St. Mark the Evangelist Catholic Church (Norman, OK)
Genesis 14, 18-20 + Psalm 110 + 1 Corinthians 11, 23-26 + Luke 9, 11-17
They say: “Send them away.”
He says: “Feed them yourselves.”
With that, the great conflict begins: the conflict between; “There’s not enough” and “There’s more than enough.” Where we stand in this conflict will make all the difference when the master comes and calls for an accounting of what we have done with the gifts entrusted to us for awhile.
The resolution of that conflict within us Catholics should not be too difficult if and when we finally deeply understand, believe, and act like the Eucharistic people we have been invited to become. In the plan and wisdom of God revealed for us through Jesus Christ, we are chosen and called into a profound union with Jesus Christ. Through the gift of himself in bread and wine, two things happen because this is communion, not just food. Other food, when eaten, becomes a part of our body and that’s all. We eat a pear and it becomes part of us. That’s all. We do not become a pear. Some may observe that I am beginning to look like one, but I can assure you. It’s not happening!
When we consume the Body and Blood of Christ something more happens. In our usual way of thinking it’s always about us, we like to believe that Christ enters into our flesh and blood and into our being which is all very true; but that is only half of the mystery. Around this altar of the Eucharist, we remember his dying, we celebdrate his life and we enter into the mystery of God’s love. Those eat His flesh and drink His blood are assimilated into Jesus and become a part of him. What is important to understand, accept, and believe, you see, is the reverse of my example with the pear. This is the difference between taking communion and becoming communion. We have been stuck far too long in the idea that communion is something we get, take, or for that matter receive. It is way more than that, and failing to grasp that truth has left us profoundly impoverished, hungry, and helpless. As a consequence this wonderful, beautiful, world that should reflect the face of its creator everywhere looks broken, hungry, sad, and empty even in places where there is more than enough to eat.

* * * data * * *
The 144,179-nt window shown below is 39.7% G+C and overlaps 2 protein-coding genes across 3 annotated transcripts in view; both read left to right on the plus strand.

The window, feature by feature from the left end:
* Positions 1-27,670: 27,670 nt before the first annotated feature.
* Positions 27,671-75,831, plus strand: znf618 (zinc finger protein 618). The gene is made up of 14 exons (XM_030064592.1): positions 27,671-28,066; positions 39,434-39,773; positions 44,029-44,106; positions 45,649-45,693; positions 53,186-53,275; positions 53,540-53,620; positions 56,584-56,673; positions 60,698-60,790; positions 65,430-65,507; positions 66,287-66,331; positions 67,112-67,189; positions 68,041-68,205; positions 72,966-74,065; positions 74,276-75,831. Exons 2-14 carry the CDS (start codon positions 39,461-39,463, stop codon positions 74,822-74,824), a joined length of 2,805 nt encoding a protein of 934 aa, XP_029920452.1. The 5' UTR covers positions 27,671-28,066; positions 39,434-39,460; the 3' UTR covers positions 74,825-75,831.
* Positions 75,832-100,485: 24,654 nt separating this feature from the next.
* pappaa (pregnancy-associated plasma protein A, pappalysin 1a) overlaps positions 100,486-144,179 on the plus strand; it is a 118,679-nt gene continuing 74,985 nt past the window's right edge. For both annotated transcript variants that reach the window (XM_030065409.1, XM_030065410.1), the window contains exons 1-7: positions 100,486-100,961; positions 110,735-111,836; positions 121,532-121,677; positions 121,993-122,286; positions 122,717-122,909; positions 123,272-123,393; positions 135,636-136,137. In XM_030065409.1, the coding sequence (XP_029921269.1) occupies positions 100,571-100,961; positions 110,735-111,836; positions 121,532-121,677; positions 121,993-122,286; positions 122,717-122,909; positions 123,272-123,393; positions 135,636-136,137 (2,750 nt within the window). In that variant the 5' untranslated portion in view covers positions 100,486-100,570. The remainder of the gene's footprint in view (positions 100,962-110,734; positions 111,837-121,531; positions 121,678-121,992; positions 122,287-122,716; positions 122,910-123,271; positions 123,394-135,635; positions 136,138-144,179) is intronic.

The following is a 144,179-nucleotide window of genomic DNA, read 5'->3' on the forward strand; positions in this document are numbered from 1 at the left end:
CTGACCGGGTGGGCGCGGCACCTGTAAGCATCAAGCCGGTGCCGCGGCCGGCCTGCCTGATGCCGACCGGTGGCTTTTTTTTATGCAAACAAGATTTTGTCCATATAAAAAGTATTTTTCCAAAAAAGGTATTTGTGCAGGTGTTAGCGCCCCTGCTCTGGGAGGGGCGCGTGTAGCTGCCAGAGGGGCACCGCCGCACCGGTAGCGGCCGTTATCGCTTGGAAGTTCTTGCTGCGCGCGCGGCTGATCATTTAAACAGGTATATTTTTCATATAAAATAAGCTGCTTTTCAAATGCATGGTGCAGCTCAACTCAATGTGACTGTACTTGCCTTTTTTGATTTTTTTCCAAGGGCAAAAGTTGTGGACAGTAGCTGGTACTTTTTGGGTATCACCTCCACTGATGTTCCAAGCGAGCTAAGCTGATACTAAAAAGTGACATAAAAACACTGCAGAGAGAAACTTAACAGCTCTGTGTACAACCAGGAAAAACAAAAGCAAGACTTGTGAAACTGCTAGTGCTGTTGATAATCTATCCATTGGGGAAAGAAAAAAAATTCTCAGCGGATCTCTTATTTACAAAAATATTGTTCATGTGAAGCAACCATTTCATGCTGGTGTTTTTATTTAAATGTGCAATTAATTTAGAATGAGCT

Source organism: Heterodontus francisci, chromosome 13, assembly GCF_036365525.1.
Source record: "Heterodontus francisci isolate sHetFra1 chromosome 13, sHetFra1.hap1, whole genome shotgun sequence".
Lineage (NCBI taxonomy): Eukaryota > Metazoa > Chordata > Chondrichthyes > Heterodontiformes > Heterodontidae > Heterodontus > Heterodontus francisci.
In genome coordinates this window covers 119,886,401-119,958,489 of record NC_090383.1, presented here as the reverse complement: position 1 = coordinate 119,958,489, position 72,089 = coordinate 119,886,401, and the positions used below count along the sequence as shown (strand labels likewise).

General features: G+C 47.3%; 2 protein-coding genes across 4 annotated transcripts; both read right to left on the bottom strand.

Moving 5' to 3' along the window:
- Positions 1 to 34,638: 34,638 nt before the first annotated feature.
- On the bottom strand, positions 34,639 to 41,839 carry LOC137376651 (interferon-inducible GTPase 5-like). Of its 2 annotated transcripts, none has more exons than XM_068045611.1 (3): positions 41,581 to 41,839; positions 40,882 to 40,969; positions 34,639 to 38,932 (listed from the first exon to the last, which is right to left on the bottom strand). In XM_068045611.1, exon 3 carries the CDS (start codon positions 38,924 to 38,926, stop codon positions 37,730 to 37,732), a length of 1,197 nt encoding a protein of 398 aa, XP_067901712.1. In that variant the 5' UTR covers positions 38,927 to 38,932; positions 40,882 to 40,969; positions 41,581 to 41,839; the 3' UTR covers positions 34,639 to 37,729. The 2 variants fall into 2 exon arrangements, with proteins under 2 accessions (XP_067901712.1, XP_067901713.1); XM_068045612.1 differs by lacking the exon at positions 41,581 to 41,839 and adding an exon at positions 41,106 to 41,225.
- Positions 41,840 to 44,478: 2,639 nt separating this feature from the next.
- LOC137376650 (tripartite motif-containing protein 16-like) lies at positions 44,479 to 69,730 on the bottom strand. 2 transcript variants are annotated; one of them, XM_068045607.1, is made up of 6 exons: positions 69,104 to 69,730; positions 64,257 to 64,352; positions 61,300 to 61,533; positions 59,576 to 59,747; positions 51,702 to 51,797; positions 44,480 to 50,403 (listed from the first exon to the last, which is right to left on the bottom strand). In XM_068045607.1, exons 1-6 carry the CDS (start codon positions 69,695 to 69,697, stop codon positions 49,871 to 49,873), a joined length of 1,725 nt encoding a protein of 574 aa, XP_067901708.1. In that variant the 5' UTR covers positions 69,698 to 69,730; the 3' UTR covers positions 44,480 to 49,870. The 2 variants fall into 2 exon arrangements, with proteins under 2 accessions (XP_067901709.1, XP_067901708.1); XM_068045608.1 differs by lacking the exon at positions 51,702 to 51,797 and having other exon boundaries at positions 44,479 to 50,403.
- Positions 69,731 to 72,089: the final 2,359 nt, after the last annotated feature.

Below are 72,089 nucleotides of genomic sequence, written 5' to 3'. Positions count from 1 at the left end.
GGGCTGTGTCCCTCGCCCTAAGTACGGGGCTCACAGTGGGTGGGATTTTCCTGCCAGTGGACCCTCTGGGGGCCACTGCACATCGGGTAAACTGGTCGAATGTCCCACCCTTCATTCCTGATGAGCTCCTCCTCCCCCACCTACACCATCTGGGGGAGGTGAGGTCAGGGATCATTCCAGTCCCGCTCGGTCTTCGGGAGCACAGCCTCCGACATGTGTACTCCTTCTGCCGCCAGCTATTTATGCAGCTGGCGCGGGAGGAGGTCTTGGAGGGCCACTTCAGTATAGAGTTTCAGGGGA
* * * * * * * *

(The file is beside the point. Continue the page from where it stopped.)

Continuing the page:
We cannot take for granted so profound a union. It is more than Christ in us, we in communion are in Christ. But the fact is, we have become a lot like the Israelites in the desert who grew weary of the manna and quail and started longing for the food they had in Egypt. Having failed to cultivate a hunger in our hearts and souls, a hunger that comes from the need for communion, a hunger prompted by prayer and sacrifice, we settle for pizza and beer, a coke and a hamburger only to be hungry again a few hours later. In the meantime, having failed to enter into communion, an overweight nation is caught in the conflit over sending them away or feedng them.
Sometime in the fifth century the Patriarch of Alexandria, Cyril, spoke these words in a homily: “Come then let us hasten to the mystical supper. This day Christ receives us as his guests. This day Christ waits upon us….The Lamb of God who takes away the sins of the world is slain…The life-giving chalice is mingled. God the Word incarnate enterains us. Wisdom, who has built herself a house, distributes his body and her bread and gives us his blood as wine to drink. Life bestows itself on mortals as food and drink. You have taseted the fruits of disobedience. Taste now the food of obedience. Eat of me who is life: Eat of life which never ends.”
The whole church this day, with Francis, the Bishop of Rome and successor of Peter, is at prayer at this hour and everytime we assemble around this altar; so that we may become more and more the the very Christ we consume, so that finally having been gathered in communion and grafted onto this vine, no one will be hungry, no one will go away thirsty from this well of divine life, and all creation where ever we are found will in glory reflect the creator whose life is our privilege to share and whose gifts bring the duty to give. The Most Holy Body and Blood of Christ is the Church in Communion from which no one should be sent away.